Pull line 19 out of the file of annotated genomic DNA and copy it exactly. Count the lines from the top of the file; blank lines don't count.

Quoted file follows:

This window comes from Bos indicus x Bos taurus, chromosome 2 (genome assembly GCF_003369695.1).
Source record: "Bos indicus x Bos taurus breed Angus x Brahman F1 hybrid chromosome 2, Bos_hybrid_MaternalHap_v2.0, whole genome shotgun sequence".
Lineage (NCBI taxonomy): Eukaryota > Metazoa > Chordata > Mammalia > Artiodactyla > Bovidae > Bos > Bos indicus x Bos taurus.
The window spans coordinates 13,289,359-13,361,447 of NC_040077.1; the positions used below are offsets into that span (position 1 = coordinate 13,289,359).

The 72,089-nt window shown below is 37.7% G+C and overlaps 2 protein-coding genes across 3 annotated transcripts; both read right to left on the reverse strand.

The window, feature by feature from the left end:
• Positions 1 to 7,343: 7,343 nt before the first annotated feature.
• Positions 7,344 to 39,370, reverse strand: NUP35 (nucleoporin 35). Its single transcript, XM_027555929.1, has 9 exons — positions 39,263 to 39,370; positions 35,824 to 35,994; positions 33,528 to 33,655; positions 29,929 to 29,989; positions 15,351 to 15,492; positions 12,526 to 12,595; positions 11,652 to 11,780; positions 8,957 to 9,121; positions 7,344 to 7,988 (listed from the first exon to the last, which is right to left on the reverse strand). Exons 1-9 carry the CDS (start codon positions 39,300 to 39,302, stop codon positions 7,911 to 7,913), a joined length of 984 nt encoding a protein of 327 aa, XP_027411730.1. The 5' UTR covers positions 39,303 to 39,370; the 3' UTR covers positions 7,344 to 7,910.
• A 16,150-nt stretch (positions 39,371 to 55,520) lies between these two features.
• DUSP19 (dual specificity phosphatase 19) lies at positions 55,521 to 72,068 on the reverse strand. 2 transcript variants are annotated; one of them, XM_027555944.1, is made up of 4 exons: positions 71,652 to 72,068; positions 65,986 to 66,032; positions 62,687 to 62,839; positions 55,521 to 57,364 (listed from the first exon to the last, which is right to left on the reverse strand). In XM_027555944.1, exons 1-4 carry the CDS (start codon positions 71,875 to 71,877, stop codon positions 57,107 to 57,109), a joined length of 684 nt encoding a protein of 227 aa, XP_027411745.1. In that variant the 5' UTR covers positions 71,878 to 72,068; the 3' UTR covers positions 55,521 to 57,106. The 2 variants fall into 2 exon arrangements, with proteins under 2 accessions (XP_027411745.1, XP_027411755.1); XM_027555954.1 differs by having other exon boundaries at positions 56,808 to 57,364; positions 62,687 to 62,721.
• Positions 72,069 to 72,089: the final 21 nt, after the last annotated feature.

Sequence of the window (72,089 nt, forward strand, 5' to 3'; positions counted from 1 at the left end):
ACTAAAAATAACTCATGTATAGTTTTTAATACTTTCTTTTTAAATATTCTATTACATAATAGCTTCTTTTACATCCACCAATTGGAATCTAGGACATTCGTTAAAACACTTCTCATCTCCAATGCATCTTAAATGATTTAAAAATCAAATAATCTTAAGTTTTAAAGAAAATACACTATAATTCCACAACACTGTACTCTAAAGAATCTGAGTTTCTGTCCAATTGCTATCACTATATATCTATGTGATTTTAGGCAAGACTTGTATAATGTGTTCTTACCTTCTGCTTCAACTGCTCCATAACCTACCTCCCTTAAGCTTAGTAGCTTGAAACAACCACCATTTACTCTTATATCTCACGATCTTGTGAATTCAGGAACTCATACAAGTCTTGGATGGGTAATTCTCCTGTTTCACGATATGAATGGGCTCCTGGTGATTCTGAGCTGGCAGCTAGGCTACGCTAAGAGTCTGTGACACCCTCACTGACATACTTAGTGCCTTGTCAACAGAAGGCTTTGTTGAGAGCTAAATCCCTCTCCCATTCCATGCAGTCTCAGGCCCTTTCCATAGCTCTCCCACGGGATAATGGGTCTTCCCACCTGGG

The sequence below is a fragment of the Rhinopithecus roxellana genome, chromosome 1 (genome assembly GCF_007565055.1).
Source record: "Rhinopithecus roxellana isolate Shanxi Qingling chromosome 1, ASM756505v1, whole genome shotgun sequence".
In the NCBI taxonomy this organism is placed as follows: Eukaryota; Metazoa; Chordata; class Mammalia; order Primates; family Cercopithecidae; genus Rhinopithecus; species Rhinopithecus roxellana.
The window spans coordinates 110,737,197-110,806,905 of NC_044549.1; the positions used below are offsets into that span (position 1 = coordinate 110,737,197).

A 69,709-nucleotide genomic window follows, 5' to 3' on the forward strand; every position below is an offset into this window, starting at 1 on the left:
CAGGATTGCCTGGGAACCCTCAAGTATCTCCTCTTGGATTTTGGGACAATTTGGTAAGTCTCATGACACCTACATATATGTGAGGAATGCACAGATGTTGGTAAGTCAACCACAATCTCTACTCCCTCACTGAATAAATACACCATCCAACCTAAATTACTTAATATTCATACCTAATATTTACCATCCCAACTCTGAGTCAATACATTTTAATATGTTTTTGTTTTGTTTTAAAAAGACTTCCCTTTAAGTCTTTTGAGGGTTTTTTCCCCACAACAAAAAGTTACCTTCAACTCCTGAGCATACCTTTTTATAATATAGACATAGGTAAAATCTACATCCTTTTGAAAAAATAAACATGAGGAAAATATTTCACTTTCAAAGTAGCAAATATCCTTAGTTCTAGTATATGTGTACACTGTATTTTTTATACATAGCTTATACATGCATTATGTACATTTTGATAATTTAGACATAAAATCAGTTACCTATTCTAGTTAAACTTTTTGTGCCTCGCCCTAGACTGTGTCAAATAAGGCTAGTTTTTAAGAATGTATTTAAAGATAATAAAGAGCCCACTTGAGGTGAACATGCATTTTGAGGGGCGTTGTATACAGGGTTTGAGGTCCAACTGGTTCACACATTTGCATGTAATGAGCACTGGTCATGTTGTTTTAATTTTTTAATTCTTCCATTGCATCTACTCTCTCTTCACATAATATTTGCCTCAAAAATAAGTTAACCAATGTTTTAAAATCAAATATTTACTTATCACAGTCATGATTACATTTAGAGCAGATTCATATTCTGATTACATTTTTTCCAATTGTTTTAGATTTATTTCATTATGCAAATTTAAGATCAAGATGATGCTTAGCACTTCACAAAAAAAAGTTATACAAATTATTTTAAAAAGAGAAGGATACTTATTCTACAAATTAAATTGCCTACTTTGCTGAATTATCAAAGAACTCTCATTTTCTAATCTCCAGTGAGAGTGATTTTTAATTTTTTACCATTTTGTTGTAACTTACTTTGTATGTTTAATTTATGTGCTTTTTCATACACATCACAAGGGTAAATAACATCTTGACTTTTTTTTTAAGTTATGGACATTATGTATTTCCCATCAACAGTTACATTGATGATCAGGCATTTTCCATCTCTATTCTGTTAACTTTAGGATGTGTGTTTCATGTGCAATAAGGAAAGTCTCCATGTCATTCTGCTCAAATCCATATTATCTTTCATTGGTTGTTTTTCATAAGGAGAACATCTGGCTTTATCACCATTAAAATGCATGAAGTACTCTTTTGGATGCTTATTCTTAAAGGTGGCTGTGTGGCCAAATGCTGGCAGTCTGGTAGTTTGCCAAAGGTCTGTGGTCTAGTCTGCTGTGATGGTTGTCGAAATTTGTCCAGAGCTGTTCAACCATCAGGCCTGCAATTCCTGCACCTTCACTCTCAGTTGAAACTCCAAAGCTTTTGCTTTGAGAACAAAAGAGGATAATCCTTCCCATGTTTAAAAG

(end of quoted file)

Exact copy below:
CAGGATTGCCTGGGAACCCTCAAGTATCTCCTCTTGGATTTTGGGACAATTTGGTAAGTCTCATGACACCTACATATATGTGAGGAATGCACAGATGTTGGTAAGTCAACCACAATCTCTACTCCCTCACTGAATAAATACACCATCCAACCTAAATTACTTAATATTCATACCTAATATTTACCATCCCAACTCTGAGTCAATACATTTTAATATGTTTTTGTTTTGTTTTAAAAAGACTTCCCTTTAAGTCTTTTGAGGGTTTTTTCCCCACAACAAAAAGTTACCTTCAACTCCTGAGCATACCTTTTTATAATATAGACATAGGTAAAATCTACATCCTTTTGAAAAAATAAACATGAGGAAAATATTTCACTTTCAAAGTAGCAAATATCCTTAGTTCTAGTATATGTGTACACTGTATTTTTTATACATAGCTTATACATGCATTATGTACATTTTGATAATTTAGACATAAAATCAGTTACCTATTCTAGTTAAACTTTTTGTGCCTCGCCCTAGACTGTGTCAAATAAGGCTAGTTTTTAAGAATGTATTTAAAGATAATAAAGAGCCCACTTGAGGTGAACATGCATTTTGAGGGGCGTTGTATACAGGGTTTGAGGTCCAACTGGTTCACACATTTGCATGTAATGAGCACTGGTCATGTTGTTTTAATTTTTTAATTCTTCCATTGCATCTACTCTCTCTTCACATAATATTTGCCTCAAAAATAAGTTAACCAATGTTTTAAAATCAAATATTTACTTATCACAGTCATGATTACATTTAGAGCAGATTCATATTCTGATTACATTTTTTCCAATTGTTTTAGATTTATTTCATTATGCAAATTTAAGATCAAGATGATGCTTAGCACTTCACAAAAAAAAGTTATACAAATTATTTTAAAAAGAGAAGGATACTTATTCTACAAATTAAATTGCCTACTTTGCTGAATTATCAAAGAACTCTCATTTTCTAATCTCCAGTGAGAGTGATTTTTAATTTTTTACCATTTTGTTGTAACTTACTTTGTATGTTTAATTTATGTGCTTTTTCATACACATCACAAGGGTAAATAACATCTTGACTTTTTTTTTAAGTTATGGACATTATGTATTTCCCATCAACAGTTACATTGATGATCAGGCATTTTCCATCTCTATTCTGTTAACTTTAGGATGTGTGTTTCATGTGCAATAAGGAAAGTCTCCATGTCATTCTGCTCAAATCCATATTATCTTTCATTGGTTGTTTTTCATAAGGAGAACATCTGGCTTTATCACCATTAAAATGCATGAAGTACTCTTTTGGATGCTTATTCTTAAAGGTGGCTGTGTGGCCAAATGCTGGCAGTCTGGTAGTTTGCCAAAGGTCTGTGGTCTAGTCTGCTGTGATGGTTGTCGAAATTTGTCCAGAGCTGTTCAACCATCAGGCCTGCAATTCCTGCACCTTCACTCTCAGTTGAAACTCCAAAGCTTTTGCTTTGAGAACAAAAGAGGATAATCCTTCCCATGTTTAAAAG